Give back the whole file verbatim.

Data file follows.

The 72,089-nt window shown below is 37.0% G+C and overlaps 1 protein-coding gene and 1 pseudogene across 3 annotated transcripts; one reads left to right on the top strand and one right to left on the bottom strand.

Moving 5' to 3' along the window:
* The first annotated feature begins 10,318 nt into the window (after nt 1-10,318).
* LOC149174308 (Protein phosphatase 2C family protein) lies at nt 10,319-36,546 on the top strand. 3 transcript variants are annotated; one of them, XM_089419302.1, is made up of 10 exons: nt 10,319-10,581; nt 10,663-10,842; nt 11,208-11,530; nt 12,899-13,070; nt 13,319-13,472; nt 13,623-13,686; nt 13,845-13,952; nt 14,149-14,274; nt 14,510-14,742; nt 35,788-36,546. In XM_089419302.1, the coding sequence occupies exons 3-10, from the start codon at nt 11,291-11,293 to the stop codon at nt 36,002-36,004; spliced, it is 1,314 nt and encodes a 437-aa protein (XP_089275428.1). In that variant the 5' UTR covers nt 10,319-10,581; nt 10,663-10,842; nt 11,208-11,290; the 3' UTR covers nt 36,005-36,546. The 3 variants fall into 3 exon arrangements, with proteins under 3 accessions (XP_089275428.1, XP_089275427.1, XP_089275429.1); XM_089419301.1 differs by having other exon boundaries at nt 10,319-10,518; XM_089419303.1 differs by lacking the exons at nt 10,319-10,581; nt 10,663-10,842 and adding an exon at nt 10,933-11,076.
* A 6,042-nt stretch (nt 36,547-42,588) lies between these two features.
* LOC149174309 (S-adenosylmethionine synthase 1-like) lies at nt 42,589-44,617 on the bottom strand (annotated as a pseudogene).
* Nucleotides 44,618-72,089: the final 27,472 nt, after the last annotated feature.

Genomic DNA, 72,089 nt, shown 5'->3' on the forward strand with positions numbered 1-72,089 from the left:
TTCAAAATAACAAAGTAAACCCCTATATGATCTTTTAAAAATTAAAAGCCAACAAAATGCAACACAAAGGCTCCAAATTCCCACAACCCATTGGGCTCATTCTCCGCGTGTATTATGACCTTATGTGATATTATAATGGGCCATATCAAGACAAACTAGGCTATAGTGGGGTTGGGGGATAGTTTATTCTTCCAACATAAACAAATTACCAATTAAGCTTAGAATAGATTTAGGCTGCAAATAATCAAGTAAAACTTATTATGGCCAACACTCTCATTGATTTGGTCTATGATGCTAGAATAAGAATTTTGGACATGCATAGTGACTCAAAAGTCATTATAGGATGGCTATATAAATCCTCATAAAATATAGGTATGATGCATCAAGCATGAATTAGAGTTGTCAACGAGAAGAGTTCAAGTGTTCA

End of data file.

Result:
The 72,089-nt window shown below is 37.0% G+C and overlaps 1 protein-coding gene and 1 pseudogene across 3 annotated transcripts; one reads left to right on the top strand and one right to left on the bottom strand.

Moving 5' to 3' along the window:
* The first annotated feature begins 10,318 nt into the window (after nt 1-10,318).
* LOC149174308 (Protein phosphatase 2C family protein) lies at nt 10,319-36,546 on the top strand. 3 transcript variants are annotated; one of them, XM_089419302.1, is made up of 10 exons: nt 10,319-10,581; nt 10,663-10,842; nt 11,208-11,530; nt 12,899-13,070; nt 13,319-13,472; nt 13,623-13,686; nt 13,845-13,952; nt 14,149-14,274; nt 14,510-14,742; nt 35,788-36,546. In XM_089419302.1, the coding sequence occupies exons 3-10, from the start codon at nt 11,291-11,293 to the stop codon at nt 36,002-36,004; spliced, it is 1,314 nt and encodes a 437-aa protein (XP_089275428.1). In that variant the 5' UTR covers nt 10,319-10,581; nt 10,663-10,842; nt 11,208-11,290; the 3' UTR covers nt 36,005-36,546. The 3 variants fall into 3 exon arrangements, with proteins under 3 accessions (XP_089275428.1, XP_089275427.1, XP_089275429.1); XM_089419301.1 differs by having other exon boundaries at nt 10,319-10,518; XM_089419303.1 differs by lacking the exons at nt 10,319-10,581; nt 10,663-10,842 and adding an exon at nt 10,933-11,076.
* A 6,042-nt stretch (nt 36,547-42,588) lies between these two features.
* LOC149174309 (S-adenosylmethionine synthase 1-like) lies at nt 42,589-44,617 on the bottom strand (annotated as a pseudogene).
* Nucleotides 44,618-72,089: the final 27,472 nt, after the last annotated feature.

Genomic DNA, 72,089 nt, shown 5'->3' on the forward strand with positions numbered 1-72,089 from the left:
TTCAAAATAACAAAGTAAACCCCTATATGATCTTTTAAAAATTAAAAGCCAACAAAATGCAACACAAAGGCTCCAAATTCCCACAACCCATTGGGCTCATTCTCCGCGTGTATTATGACCTTATGTGATATTATAATGGGCCATATCAAGACAAACTAGGCTATAGTGGGGTTGGGGGATAGTTTATTCTTCCAACATAAACAAATTACCAATTAAGCTTAGAATAGATTTAGGCTGCAAATAATCAAGTAAAACTTATTATGGCCAACACTCTCATTGATTTGGTCTATGATGCTAGAATAAGAATTTTGGACATGCATAGTGACTCAAAAGTCATTATAGGATGGCTATATAAATCCTCATAAAATATAGGTATGATGCATCAAGCATGAATTAGAGTTGTCAACGAGAAGAGTTCAAGTGTTCA